What must be done in terms of PCR 1 to get consent for keeping a pet in an apartment?
In terms of PCR 1 owners or occupiers (tenants) can only keep pets (animals, reptiles, or birds) in a section or on any part of the common property once they have received the written consent of the trustees to do so.
Therefore the seller should, on behalf of the prospective purchaser, apply in writing to the trustees for written consent to keep the pet. The purchaser should add obtaining written consent from the trustees as a condition in their offer to purchase. This is important as I have dealt with many clients that have been assured by their estate agent and the seller that the consent would be given, and the sale goes through. After the fact, they learn that they cannot bring their pet into the scheme, and are then placed in a difficult position. It is important to remember that the seller and estate agent are not in a position to grant such consent. It is the trustees who have the legal capacity to give their consent for the keeping of a pet within the scheme.
It is also important to note that an owner who reasonably requires a guide, hearing, or service dog must automatically be considered to have the trustees’ consent to keep that animal in a section and to accompany it on the common property.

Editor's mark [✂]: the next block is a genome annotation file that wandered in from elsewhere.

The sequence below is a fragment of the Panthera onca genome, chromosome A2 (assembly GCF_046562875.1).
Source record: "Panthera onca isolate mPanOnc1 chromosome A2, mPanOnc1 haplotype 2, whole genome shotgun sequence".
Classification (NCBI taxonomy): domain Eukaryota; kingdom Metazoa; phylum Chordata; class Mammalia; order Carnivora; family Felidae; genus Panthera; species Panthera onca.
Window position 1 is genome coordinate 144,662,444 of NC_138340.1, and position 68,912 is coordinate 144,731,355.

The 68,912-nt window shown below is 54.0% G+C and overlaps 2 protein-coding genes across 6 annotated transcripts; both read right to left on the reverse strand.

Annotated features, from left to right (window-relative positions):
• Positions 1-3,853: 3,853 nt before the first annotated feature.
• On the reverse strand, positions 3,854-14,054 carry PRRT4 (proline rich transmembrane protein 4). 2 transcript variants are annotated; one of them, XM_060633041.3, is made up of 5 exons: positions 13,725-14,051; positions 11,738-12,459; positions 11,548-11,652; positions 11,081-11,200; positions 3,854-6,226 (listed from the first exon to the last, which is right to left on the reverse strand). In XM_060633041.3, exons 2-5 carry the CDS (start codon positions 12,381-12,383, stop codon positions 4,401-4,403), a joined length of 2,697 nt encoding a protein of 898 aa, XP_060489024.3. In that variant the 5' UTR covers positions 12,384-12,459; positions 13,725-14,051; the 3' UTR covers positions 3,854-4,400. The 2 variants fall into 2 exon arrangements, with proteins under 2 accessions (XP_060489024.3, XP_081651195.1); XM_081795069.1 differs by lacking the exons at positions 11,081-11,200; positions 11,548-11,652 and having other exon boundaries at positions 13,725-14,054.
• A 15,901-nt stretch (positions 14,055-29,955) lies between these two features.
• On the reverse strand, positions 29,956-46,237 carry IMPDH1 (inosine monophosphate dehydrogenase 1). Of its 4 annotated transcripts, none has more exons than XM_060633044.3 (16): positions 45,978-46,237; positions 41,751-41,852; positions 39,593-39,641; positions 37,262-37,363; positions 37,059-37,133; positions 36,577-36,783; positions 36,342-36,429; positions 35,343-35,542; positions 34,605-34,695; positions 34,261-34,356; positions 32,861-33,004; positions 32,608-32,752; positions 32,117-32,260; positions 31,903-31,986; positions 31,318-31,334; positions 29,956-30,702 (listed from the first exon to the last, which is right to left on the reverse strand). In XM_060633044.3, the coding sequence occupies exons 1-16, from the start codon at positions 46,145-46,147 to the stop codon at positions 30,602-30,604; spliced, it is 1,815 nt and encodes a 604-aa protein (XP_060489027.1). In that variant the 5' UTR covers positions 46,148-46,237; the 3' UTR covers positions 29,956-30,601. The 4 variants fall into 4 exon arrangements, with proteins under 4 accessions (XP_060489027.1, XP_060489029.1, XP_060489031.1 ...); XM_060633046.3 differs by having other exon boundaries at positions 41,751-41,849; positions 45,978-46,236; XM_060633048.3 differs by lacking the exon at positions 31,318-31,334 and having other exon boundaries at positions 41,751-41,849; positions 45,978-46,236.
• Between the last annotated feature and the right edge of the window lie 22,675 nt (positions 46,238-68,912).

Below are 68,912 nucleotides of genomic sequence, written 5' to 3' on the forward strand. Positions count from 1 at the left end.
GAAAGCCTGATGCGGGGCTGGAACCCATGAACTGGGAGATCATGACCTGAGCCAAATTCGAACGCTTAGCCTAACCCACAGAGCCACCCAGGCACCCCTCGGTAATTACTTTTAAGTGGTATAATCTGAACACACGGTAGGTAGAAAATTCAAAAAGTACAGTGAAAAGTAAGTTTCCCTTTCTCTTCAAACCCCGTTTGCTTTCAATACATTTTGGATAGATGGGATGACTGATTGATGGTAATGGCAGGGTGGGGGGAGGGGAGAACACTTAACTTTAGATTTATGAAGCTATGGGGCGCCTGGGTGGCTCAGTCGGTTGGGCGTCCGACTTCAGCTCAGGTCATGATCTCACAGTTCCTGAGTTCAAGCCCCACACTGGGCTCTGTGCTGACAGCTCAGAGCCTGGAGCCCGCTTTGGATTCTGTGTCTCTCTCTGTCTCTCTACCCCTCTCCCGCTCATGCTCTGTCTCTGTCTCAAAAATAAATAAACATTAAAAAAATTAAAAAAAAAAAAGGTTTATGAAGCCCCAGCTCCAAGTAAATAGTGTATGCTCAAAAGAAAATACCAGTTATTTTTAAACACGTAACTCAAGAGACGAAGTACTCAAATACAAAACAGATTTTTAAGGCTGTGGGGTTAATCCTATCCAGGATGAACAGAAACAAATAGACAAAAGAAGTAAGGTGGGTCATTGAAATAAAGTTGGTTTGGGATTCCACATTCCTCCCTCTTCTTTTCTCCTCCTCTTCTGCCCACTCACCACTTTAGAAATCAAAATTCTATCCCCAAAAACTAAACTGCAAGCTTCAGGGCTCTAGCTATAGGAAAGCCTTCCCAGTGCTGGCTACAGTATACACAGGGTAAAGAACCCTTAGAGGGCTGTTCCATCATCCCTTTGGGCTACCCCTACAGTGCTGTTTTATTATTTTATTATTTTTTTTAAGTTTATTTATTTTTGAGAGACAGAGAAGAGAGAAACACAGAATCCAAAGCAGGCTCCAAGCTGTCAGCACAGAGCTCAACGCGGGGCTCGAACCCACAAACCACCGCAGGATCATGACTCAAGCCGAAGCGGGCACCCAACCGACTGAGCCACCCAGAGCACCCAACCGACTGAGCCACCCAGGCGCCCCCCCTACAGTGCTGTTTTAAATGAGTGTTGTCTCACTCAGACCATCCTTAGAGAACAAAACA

The purpose of such a rule is to avoid nuisance caused to other residents. The trustees need to consider whether the pet will unreasonably interfere with others’ rights to use and enjoy their units. In granting such consent the trustees may provide for any reasonable condition that would be appropriate in the circumstances to ensure that the risk of nuisance is reduced to a reasonable level in regard to the keeping of the pet in the section or on the common property. The trustees may withdraw any consent if the owner or occupier of a section breaches any of these conditions imposed.
What can be done when the trustees withhold their consent for a pet in an apartment unreasonably?